It was scary and wonderful and expensive. Did I mention scary? And wonderful. Because, among other things, he didn’t let me get away with stuff like blaming external forces for things not going right in my business. Which drove me crazy.
Resistance to this concept? Oh yes, I had it.
For example, I was selling DVDs that teach you how to do the wacky yoga brain training technique that is basically the thing that gets credit for most of my smartnesses.
When I say that I was “selling” them, that’s not really accurate. I had a website. Where you could buy them. Theoretically. If I sold one a month, that was doing well.
Me: “No one is interested in wacky yoga brain training stuff. Period. It’s not accessible. It’s too alternative. Also, people suck.”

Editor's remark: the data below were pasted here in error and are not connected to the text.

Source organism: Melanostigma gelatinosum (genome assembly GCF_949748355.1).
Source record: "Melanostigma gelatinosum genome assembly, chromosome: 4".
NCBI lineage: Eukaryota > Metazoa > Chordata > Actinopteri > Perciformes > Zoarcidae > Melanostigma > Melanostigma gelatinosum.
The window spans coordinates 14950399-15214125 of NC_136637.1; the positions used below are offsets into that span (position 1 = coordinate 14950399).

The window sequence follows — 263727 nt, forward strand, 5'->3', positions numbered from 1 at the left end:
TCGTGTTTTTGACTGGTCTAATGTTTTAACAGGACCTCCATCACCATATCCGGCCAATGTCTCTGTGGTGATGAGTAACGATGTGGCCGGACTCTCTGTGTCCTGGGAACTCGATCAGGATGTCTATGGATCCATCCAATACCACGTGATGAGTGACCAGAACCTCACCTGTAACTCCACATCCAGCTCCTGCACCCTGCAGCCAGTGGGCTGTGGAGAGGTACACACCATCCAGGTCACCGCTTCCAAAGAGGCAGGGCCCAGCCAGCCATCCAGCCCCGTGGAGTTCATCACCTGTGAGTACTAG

My business mentor: “Before we go there, do you want to rewrite the copy?”
My business mentor: “Well, we could work on getting more traffic to the site, too, but you’re probably not going to get a huge upswing — at least not without a ton of work. But we could definitely do more to get the people who are showing up to know if they want to buy it or not.”
Last month I sold 55 copies of “that DVD that nobody wants”.
And not by trying to.
I don’t advertise. I don’t push. In fact, I hardly even mention them at all.
Is traffic higher? A little bit. But mostly people are buying now because I’ve done a better job telling them what it is, and who it’s for. People who would have shrugged and clicked away now get that this is the thing that is going to make a difference for them.
And that’s because I rewrote the copy. And rewrote some more. I’m not so madly in love with it that I don’t think it could still use some tweaking — but it works.
The thing I desperately wish people knew.
No, it’s not “learn how to write copy!” Though that is pretty good advice.
It’s “try stuff”.
You know what’s really tragic? The woman who opened that store is going to get a “real job”. Her words. The kind of job that has a boss, regular hours, and comes with a cubicle. She’s devastated. Understandably.